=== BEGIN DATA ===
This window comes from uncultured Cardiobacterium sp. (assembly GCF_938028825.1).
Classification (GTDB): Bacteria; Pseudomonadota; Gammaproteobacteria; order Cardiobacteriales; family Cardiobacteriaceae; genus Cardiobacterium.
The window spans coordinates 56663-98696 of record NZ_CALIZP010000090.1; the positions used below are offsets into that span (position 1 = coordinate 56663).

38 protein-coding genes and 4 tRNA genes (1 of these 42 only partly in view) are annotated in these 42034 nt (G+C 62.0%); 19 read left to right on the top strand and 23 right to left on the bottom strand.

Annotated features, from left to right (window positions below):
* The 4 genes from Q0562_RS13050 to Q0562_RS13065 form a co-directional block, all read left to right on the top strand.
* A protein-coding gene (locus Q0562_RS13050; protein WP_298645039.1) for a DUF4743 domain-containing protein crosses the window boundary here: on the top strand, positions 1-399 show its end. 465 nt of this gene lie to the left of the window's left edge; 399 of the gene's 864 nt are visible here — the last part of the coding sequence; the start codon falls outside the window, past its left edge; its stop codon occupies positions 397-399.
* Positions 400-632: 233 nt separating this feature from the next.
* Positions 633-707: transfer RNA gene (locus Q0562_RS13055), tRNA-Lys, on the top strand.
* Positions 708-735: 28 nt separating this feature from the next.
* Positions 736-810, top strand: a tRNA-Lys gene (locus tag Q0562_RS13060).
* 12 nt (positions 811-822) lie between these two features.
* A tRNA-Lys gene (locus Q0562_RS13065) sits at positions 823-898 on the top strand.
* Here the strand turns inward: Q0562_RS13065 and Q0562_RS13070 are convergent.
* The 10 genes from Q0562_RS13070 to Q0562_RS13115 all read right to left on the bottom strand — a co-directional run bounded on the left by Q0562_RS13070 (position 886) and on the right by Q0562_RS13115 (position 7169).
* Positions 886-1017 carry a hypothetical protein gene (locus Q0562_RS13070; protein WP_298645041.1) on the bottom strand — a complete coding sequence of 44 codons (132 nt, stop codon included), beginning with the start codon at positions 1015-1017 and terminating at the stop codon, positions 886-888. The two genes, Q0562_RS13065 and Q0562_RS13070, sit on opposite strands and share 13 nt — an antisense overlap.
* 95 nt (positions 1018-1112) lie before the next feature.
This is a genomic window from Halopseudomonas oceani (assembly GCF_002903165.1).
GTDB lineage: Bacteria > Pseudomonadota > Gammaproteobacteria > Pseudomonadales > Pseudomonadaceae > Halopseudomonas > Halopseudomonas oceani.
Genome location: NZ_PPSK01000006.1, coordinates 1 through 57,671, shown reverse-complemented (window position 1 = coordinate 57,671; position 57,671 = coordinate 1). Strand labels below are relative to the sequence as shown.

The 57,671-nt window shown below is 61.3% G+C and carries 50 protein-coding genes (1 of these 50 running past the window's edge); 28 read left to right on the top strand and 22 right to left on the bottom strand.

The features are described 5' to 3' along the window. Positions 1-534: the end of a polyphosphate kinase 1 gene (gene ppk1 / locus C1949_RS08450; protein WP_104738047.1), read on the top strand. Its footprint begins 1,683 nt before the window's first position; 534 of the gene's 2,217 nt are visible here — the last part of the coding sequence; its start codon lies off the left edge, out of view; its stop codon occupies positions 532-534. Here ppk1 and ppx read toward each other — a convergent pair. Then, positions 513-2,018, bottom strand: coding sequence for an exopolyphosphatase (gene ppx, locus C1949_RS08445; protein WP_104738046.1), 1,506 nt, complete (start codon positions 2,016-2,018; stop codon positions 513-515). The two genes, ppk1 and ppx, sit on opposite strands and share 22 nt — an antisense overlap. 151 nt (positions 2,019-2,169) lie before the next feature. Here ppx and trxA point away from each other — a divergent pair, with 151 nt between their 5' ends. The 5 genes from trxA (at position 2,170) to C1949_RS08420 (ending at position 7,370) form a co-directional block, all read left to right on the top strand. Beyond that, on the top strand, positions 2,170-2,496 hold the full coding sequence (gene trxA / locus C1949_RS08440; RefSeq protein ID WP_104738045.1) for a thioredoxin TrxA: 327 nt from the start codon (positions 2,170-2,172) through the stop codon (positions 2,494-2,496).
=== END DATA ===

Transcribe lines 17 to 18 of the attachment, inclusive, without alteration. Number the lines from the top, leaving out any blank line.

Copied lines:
* 95 nt (positions 1018-1112) lie before the next feature.
This is a genomic window from Halopseudomonas oceani (assembly GCF_002903165.1).